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Learning at Scale: Using Research To Improve Learning Practices and Technology for Teaching Math

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In the last 5 years, there has been a rise in what we might call "large-scale digital learning experiments." These take the form of centralized courses, vendor-created courseware, online homework systems, MOOCs, and free-range learning platforms. If we mine the research, successes, and failures coming out of these experiments, what can we discover about designing better digital learning experiences and technology for the learning of mathematics?

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Learning at Scale: Using Research To Improve Learning Practices and Technology for Teaching Math

  1. 1. Learning at Scale Using Research To Improve Learning Practices and Technology for Teaching Math Maria H. Andersen, Ph.D. Chief Troublemaker, Edge of Learning Math Faculty, Westminster College
  2. 2. What have we learned?
  3. 3. 10 Lessons from Learning at Scale
  4. 4. Stand up if you know what a MOOC is. Stay standing if you have ever signed up for a MOOC. Stay standing if you have ever finished a MOOC.
  5. 5. HarvardX and MITx: Four Years of Open Online Courses Authors: I. Chuang, A. Ho Published: 2016 Study size: 4.4 million students across 290 MOOCs
  6. 6. If a MOOC held 100 students … (Chuang & Ho, 2016)
  7. 7. (Chuang & Ho, 2016)
  8. 8. How many times a year do you get a chance to start over?
  9. 9. 1. We need to improve findability.
  10. 10. Learners are in the maze, and they can’t see the big picture.
  11. 11. Many of you have been in a maze like what our students experience.
  12. 12. Wouldn’t it be nice to have a transporter to get right to where you want to go?
  13. 13. Why don’t students seem to be able to find information that is clearly printed in the syllabus?
  14. 14. The impact of findability on student motivation, self- efficacy, and perceptions of online course quality Authors: B. Simunich, D. Robins & V. Kelly Published: 2015 Study size: n=81, students had to complete 7 tasks, navigating either a well-constructed course (according to QM) or a “broken” course
  15. 15. What else can we do to help learners navigate this maze?
  16. 16. Help students to build a physical map to anchor memories as they learn.
  17. 17. 7.00x Introduction to Biology: The Secret of Life MITx on EdX Course Report - 2013 Spring Authors: D. Seaton, J. Reich, S. Nesterko, et al. Published: 2014 Study size: 38k signups, 3K certified (Seaton et al, 2014)
  18. 18. 6.00x Introduction to Computer Science and Programming MITx on edX – 2012 Fall Authors: S. Features, P. Grimson, J. Guttag Published: 2014 Study size: 84.5k signups, 5.7K certified
  19. 19. 14.73x The Challenges of Global Poverty MITx on edX – 2013 Spring Authors: P. Black, P. White Published: 2014 Study size: 40k signups, 4.6K certified
  20. 20. (Seaton et al, 2014) Introduction to Biology
  21. 21. (Features et al, 2014) Introduction to Computer Science and Programming
  22. 22. (Black & White, 2014) The Challenges of Global Poverty
  23. 23. Examining Engagement: Analysing Learner Subpopulations in MOOCs Authors: R. Ferguson, D. Clow Published: 2015 Study size: 34k signups, 7k full participants, 4 MOOCs
  24. 24. (Ferguson & Clow, 2015)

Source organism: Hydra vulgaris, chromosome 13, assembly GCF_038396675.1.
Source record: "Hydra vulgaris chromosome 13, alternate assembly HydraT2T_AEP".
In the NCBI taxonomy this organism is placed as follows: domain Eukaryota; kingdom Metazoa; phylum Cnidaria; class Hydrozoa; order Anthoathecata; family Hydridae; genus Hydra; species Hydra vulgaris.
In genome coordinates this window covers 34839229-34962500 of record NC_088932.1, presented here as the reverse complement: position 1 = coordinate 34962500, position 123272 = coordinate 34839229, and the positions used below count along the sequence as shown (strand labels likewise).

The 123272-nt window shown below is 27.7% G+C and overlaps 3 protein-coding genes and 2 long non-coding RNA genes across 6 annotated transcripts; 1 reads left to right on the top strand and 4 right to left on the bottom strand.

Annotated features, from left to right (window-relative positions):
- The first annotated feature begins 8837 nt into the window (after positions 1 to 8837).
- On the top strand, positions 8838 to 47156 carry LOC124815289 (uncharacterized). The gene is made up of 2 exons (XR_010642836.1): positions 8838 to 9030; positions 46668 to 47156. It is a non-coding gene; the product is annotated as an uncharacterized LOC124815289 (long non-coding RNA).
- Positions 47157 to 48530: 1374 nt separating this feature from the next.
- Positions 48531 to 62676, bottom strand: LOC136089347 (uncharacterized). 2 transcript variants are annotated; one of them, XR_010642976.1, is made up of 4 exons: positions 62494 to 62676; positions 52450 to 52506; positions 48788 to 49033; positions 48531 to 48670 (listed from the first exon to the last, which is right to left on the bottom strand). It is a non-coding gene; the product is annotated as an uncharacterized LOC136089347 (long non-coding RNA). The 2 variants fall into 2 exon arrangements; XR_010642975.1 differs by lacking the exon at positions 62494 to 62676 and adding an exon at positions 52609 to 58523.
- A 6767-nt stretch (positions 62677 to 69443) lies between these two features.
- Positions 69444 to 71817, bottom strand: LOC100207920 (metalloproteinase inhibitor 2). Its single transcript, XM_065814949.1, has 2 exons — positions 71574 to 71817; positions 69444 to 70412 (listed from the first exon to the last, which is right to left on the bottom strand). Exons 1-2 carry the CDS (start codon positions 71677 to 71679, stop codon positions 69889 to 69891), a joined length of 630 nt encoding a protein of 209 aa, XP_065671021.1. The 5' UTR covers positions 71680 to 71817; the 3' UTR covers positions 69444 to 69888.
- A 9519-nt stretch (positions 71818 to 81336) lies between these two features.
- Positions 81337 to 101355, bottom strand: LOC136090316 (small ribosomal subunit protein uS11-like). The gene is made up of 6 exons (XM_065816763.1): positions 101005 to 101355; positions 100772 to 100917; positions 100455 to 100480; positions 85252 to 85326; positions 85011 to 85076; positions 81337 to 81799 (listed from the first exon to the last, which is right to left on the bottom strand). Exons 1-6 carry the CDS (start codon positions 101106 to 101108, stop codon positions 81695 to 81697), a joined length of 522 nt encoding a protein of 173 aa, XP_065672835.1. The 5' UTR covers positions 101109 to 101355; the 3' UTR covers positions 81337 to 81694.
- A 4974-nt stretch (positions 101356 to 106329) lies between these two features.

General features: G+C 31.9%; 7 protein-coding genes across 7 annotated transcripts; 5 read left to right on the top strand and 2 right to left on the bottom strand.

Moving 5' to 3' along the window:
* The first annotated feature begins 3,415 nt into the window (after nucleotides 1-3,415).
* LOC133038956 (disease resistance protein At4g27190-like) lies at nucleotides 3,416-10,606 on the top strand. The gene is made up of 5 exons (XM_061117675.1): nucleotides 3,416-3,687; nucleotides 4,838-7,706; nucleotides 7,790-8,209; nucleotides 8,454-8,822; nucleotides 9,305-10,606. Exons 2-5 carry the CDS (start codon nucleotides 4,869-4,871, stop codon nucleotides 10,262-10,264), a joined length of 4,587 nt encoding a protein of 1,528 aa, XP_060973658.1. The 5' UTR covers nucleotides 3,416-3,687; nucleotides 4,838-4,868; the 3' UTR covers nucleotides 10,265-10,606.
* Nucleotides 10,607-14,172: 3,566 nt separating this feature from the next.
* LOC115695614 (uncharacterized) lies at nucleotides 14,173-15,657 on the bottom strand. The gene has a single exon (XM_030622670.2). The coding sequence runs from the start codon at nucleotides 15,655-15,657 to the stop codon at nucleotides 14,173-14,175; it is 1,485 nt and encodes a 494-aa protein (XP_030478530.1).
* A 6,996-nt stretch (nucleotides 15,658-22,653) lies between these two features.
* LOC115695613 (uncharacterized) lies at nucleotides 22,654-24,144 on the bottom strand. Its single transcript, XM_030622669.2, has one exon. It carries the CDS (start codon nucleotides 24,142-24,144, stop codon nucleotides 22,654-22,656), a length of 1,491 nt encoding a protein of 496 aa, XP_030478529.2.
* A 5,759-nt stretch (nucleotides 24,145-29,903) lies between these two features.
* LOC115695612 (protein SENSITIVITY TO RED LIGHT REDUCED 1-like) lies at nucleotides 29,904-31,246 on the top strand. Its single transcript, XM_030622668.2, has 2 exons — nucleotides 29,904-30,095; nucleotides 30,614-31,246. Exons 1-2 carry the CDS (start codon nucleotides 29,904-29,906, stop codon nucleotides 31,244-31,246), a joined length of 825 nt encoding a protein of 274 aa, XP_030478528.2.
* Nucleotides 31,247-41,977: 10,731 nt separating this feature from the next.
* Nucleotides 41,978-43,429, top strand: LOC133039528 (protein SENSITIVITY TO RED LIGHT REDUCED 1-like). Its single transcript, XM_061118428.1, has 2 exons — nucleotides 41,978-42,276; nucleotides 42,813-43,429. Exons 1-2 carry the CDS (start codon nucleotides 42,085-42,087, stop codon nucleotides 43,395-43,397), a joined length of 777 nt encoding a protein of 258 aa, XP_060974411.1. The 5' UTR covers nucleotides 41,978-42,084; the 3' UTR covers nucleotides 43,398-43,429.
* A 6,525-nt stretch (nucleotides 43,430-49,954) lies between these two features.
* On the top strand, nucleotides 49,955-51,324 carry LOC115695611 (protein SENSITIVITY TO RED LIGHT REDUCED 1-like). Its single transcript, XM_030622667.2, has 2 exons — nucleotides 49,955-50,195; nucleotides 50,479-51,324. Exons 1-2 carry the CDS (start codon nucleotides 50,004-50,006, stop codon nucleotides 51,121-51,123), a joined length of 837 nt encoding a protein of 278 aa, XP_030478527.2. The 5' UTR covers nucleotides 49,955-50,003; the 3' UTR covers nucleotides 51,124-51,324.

25. 25. HarvardX and MITx: Four Years of Open Online Courses Authors: I. Chuang, A. Ho Published: 2016 Study size: 4.4 million students across 290 MOOCs
  26. 26. Find Calculus. (Chuang & Ho, 2016)
  27. 27. 2. Students need to be coerced into more frequent engagement.
  28. 28. Are you ever surprised by things you can find on the Internet? Stand up if you know who the Borg are. Stay standing if you’ve ever done an internet search for a cat in a Borg costume.
  29. 29. 3. Use an online math learning system.
  30. 30. Traditional Course Online homework (quantity and difficulty adapts to mastery levels of student) Online homework (all students do same problems) < < A hierarchy of online math learning based on principles from learning research Online homework (adapts to mastery levels of student and learner profile or preferences) <
  31. 31. Supports each students’ pace
  32. 32. Interaction around content
  33. 33. Frequent accountability
  34. 34. Immediate feedback
  35. 35. Learning is not a spectator sport: doing is better than watching for learning from a MOOC Authors: K. Koedinger, J. Kim, J. Jia, et al Published: 2015 Study size: 27k registrants, 1k completers, “Introduction to Psychology as a Science” delivered through Coursera and OLI platform
  36. 36. Our digital lives are with us everywhere, our learning should be too.
  37. 37. Stand up if you teach online or rely heavily on digital learning materials. Stay standing if you think it’s easy to get students to participate in these. Stay standing if you use discussion boards with your students.
  38. 38. 4. Get students to participate in their learning community.
  39. 39. 1-9-90 Rule 1% creators 9% commenters/sharers 90% lurkers
  40. 40. Comments in MOOCs: who is doing the talking and does it help? Authors: B. Swinnerton, S. Hotchkiss & N.P. Morris Published: 2017 Study size: 25k active learners, 8k commenters, 5k students who completed a pre-course survey (roughly half commenters and half non-commenters)
  41. 41. Predicting Student Retention in Massive Open Online Courses using Hidden Markov Models Authors: G. Balakrishnan Published: 2013 Study size: 30k enrolled students in “Software as a Service” MOOC
  42. 42. (Balakrishnan, 2013) Commenting in discussion boards
  43. 43. (Balakrishnan, 2013) Commenting in discussion boards
  44. 44. (Balakrishnan, 2013) Lurking in discussion boards
  45. 45. Use announcements to showcase great discussion posts.
  46. 46. 5. Use personas to strategize about interventions.
  47. 47. Using Data Mining to Differentiate Instruction in College Algebra Authors: R. Manspeaker Published: 2011 Study size: 524 students in College Algebra using digital homework, over 2 semesters